“Excuse me, this might sound a stupid question, but are we in Scotland?”
“You are now.”
“How do you mean.”
“That road’s the border: the minute you stepped off it, you crossed the line. Welcome to Scotland.”
The minute we’re in Scotland the route becomes more rugged. There’s a relentless but scenic climb up to Lamberton Moor followed by a drop towards Ayton. Across the Eye Water valley is Ayton Castle, with its red sandstone turrets. You could call the architectural style “Disneyland fantasy”; the experts prefer “Scottish baronial”.
We’ve found our climbing legs now and encourage each other onwards. Dave does particularly sterling work along a ruler-straight section across Coldingham Moor. We’re running parallel to the A1, but this A1107, a few miles to the north, seems to have been a recognised alternative in the old days. Our reward for all that effort is mile upon mile of descent to Pease Sands. Every downward stretch along here is exhilarating – cracking scenery and kind weather combined with sheer speed.
“I’ve picked the best bit of your trip, haven’t I?” shouts Dave as he overtakes me, both of us hurtling downhill at more than 35mph. It’s hard to disagree, harder still to catch him up.
From now until Dunbar the contours are kinder. Torness power station – painted pale blue in a vain attempt to blend in with the skyline – pops up on the coast before we escape on to a side lane. Our road then becomes a path in the lee of the railway line, but freshly laid tarmac keeps us motoring. We only realise how recent it is when we see guys laying the latest steaming stretch in front of our very eyes. Thanks fellas.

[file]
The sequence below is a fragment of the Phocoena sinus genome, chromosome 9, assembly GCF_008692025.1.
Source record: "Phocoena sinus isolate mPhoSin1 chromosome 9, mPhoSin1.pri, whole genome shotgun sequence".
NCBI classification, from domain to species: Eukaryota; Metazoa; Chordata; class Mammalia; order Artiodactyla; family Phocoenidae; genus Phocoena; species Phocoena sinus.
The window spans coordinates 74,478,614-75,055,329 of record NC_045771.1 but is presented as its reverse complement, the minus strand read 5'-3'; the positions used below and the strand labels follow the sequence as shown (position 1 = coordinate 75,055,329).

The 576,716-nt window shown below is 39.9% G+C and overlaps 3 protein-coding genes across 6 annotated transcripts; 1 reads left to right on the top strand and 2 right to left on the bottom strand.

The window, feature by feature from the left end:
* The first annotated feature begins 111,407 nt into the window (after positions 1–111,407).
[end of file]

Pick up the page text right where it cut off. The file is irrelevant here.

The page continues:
At Dunbar I leave Dave at the hotel and head to Victoria Harbour. Perhaps the most famous story here is from the 14th century, when Black Agnes, the Countess of Dunbar, successfully withstood a siege from a vastly superior English force. Named for the colour of her hair, she not only rebuffed the Earl of Salisbury’s 20,000 men, but seems to have positively revelled in doing so. After the English battered the castle walls, she sent her maids out in their Sunday best to ostentatiously wipe away the marks with their handkerchiefs. History, it seems, is everywhere more vivid here – as much legends and heroes as bloodshed and battle.
I grab a seat on a pile of yellow fishing crates. Looking out towards the harbour’s mouth, I contemplate just one more day in the saddle. If you’d asked me at Grantham or Northallerton, I’d have been happy to simply limp into Edinburgh. Now all that’s changed: I feel I could keep on going to Inverness if I had to. That’s the thing about life in the saddle, once you’ve started it quickly becomes addictive.
by Steve Silk (Summersdale, £9.99) is out on 8 July